When a turbine generator is first started up, the main breaker and the field breaker are both open. The field breaker usually closes at about the rated speed. The field breaker supplies the DC current to the generator rotor to magnetize it. Once this happens, it produces a voltage, but no current flows until the main breaker closes.
The frequency of the system measures in Hertz, but the speed or “frequency” of the turbine‑generator measures in revolutions per minute (rpm). For all 3600-rpm turbine‑generators, dividing the speed in rpm by 60 determines the frequency of the generator.
The turbine controls will hold the speed of the turbine‑generator very close to the frequency of the system, but usually, there will be a small difference of perhaps 0.1 Hertz. The turbine controls allow the operator to make the fine adjustments of turbine speed necessary to exactly match the frequency. Some units have automated controls that will match the frequency without operator intervention.
The operator uses a meter called a synchroscope (see above) to match the generator and system frequencies. The synchroscope resembles a clock with only one hand. That hand rotates clockwise when the frequency is greater than the system frequency and counterclockwise when it is less. The speed at which the hand rotates is the same as the difference in frequencies, converted to rpm. Thus, if the turbine‑generator were operating at 3601 rpm and the system frequency were at exactly 60 Hz (equivalent to 3600 rpm), the hand would move clockwise at 1 rpm. When the frequencies match exactly, the hand would stop rotating.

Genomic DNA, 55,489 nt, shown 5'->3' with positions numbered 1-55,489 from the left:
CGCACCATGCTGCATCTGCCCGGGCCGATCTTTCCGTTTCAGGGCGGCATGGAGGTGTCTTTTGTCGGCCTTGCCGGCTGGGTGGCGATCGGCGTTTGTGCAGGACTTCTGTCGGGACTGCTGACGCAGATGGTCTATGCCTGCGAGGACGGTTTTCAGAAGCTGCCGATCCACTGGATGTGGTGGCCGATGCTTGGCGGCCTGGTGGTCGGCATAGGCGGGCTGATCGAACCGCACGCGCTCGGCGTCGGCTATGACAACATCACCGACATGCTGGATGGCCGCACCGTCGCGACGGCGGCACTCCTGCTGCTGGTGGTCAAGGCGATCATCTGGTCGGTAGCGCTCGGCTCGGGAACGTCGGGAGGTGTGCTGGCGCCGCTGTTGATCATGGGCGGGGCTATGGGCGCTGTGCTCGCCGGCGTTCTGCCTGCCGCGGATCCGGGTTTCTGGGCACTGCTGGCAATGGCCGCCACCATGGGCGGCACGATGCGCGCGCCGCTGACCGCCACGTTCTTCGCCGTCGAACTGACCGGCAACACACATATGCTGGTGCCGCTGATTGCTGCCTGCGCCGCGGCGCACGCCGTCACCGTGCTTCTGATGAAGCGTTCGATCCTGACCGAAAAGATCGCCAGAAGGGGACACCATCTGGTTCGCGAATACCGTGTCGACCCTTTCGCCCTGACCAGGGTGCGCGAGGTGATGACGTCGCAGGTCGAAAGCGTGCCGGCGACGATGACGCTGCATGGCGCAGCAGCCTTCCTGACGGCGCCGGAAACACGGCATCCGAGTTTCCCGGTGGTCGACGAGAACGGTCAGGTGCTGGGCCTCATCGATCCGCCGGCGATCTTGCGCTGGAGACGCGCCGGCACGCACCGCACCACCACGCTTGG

The synchroscope also provides another valuable indication, phase angle. The generator may be at the same frequency as the system and yet be “out of phase” with the system. Referring back to the analogy of the marching soldiers, one soldier may be marching at the same cadence as the rest of the column. However, he could be putting his left foot down while the rest of the column puts their right foot down. He is “out of phase.”
Electrically, the illustration below shows the concept of phase angle which generally shows in degrees.